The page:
Which brings me to The Ben Franklin Close. I have seen several versions of this, but essentially it's this...
You take a piece of paper and draw a line across the top, and a line down the middle of the page. You now have a T on the page. At the top of the page you write "Yes" on one side, and "No" on the other side. On the left side of the page you write down all the reasons against buying...and on the right side you write all the reasons for buying. Sometimes these lists are reversed, but that's essentially what you do.
And then you count up the reasons on both sides. The side with the most items listed...wins. And you say "Well, the decision seems pretty obvious, doesn't it?"
Of course, you help suggest items on the side under the word "Yes", and leave the prospect to fill out the other side on their own. And almost always there are more items under the "Yes" side than there are on the "No" side.
I was soooo excited when I read about this close. I tried it just as it was stated in the book, and they didn't buy. And then I tried it maybe a dozen times more...and they didn't buy. They would just say, "Well, we have to think about it"....which is where I was at before trying the close.
The question is...why didn't it get the response I wanted?
Because you are using a logical technique to solve an emotional problem. Nearly all sales objections are just justifications for not buying, because the prospect doesn't really want what you are selling....or...they just haven't spent enough time mulling it over in their mind...to get used to the idea of buying. You see, most buying decisions are arrived at unconsciously. They are just a feeling that they should buy or not buy. There isn't much inner dialogue going on.
Most sales objections aren't thought out before they are given. If they say "I can't afford it", that's what they reflexively told the last ten salespeople..when they didn't want to buy. It's the equivalent of "I'm getting my hair done that night", when a girl doesn't want to date someone. And again, most objections aren't being played out internally in the prospect's mind. It's just a feeling. They just either don't want it, and don't want to be rude, or they aren't ready to commit.
And after decades of thinking about why this close didn't work for me, it dawned on me...this close isn't really logical, it just looks logical. Because it uses a graph (of sorts) and bullet points...it seems logical.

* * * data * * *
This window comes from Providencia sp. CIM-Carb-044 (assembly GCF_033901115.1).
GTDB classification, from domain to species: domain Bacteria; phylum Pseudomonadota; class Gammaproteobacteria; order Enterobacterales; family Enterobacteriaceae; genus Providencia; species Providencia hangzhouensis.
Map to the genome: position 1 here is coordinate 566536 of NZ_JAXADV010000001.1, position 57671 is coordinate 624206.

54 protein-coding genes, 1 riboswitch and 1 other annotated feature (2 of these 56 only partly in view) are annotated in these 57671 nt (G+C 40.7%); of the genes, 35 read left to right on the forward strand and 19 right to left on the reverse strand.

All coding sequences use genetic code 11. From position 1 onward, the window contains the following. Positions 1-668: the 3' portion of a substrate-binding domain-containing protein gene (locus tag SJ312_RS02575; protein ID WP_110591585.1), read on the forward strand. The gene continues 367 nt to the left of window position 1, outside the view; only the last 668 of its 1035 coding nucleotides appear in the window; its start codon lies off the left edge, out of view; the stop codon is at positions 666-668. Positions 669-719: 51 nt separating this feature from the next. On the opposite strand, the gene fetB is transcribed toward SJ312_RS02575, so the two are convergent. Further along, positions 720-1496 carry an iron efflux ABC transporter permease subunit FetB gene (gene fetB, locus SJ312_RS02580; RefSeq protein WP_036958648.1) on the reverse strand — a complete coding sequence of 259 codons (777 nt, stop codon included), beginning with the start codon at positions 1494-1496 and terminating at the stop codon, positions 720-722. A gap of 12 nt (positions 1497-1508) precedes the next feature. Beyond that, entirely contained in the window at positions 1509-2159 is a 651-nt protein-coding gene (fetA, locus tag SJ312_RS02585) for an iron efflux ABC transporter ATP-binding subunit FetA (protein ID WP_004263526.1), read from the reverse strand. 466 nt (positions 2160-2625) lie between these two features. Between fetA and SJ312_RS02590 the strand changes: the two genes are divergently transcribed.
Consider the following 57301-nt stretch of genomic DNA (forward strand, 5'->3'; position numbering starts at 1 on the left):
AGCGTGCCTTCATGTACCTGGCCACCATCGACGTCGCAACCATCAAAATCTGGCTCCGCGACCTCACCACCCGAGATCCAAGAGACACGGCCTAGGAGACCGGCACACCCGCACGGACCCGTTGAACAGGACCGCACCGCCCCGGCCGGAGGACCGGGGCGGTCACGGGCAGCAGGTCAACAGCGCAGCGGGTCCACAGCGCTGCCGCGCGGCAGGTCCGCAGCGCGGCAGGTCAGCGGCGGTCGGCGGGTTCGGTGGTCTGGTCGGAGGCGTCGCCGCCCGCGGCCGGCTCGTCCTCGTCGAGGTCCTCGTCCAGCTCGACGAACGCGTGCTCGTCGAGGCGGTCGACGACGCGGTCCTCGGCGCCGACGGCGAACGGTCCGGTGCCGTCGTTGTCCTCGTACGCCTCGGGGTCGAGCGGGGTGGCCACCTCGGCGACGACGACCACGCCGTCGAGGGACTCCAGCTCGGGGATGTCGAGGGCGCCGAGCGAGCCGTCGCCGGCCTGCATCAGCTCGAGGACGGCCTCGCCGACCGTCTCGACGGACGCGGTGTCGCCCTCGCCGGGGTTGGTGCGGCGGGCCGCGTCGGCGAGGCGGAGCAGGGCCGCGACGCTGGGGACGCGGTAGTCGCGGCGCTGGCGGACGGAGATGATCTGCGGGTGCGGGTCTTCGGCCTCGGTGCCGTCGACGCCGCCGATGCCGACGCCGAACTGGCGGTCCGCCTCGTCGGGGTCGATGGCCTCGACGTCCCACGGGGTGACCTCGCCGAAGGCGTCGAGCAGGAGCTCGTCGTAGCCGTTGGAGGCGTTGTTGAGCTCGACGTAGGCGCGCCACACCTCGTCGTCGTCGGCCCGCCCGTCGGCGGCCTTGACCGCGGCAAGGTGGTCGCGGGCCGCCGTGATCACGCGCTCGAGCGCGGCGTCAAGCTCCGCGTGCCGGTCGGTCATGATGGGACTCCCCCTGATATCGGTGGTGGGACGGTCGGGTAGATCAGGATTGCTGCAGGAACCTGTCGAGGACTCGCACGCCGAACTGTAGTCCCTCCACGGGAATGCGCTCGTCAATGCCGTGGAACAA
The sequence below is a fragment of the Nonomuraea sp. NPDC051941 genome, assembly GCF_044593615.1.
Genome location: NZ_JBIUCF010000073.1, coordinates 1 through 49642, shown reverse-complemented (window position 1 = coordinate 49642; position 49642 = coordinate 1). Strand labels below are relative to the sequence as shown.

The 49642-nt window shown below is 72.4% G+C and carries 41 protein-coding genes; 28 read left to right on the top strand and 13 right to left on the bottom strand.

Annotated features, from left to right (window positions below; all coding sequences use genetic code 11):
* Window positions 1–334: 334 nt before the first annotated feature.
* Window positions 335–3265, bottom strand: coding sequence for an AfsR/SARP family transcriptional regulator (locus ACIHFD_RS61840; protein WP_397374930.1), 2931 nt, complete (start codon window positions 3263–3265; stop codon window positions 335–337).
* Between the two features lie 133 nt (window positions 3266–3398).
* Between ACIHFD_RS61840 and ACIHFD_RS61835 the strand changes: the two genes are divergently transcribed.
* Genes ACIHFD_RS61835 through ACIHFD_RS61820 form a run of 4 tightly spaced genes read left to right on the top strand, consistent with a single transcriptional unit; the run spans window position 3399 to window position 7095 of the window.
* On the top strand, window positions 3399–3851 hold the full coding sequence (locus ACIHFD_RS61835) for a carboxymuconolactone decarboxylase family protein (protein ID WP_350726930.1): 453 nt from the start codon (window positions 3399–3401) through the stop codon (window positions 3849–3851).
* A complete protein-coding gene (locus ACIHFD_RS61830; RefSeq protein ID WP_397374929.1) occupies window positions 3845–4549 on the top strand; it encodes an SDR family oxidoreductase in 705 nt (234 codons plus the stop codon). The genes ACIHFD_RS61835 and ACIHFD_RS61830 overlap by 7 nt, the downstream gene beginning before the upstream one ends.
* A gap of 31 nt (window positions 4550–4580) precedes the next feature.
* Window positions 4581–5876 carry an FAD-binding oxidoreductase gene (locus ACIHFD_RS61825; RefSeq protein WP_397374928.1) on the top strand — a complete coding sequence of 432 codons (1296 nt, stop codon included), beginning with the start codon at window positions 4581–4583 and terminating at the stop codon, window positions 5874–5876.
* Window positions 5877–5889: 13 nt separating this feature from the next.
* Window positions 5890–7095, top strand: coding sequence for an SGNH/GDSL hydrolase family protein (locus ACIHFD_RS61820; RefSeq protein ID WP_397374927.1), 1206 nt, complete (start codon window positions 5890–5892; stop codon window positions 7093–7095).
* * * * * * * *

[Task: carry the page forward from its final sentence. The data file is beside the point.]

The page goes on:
Here's a reality...the things you list, the reasons for buying and not buying...don't have the same importance, the same weight to the prospect. One one side you list 35 features (reasons) that the prospect told you they liked...reasons for buying. You can call them benefits, if you like. But on the side where they list the reasons not to buy? To the prospect, these reasons (true or not) carry an immense importance to them.
Here is a simple example, in the extreme...
You are being shown a cat toy (I know, but bear with me). On one side of the Ben Franklin page you write down 15 things the prospect liked about the cat toy. On the other side they may write anything..but what they may want to write is "I don't care about cat toys" or "I don't like my cat" or "I don't have a cat", or "I don't like you". But they won't want to be insulting, so they say "Well, we'll have to think about it".
You may be thinking "So, Mister Sales Genius! What do you suggest instead?"
When they say "I want to think about it", I say "Oh?"...as though nobody ever says that. And I wait for them to talk. They always do. I want them to describe their hesitation. Usually, the first few things they say are just defenses...not the truth. And after I say "Tell me more" and "Oh? why is that?"...they generally will just blurt it out. "The last guy we bought from, screwed us over. And I promised never to buy from a salesman again"...or "My brother in law says he can buy these for half price"..or "I read online that this thing causes cancer".... extreme examples, I know, but I want them to simmer for awhile, so the idea can sink in that they're probably going to buy this. And sometimes, there isn't a real objection to uncover..it's just a general feeling of unease...uncertainty...hesitation....and they just need some reassurance. One good way to do this is to praise previous buying decisions that they have made. It makes them feel acknowledged, smart, and subconsciously they associate buying with good feelings. Strange, I know. But it's advanced selling.
It's why I like them to know the price going in, or at least at the beginning of the presentation. I want the price to sink in...to simmer...to start sounding normal.
At the end, I want them to feel like buying is normal, even expected behavior.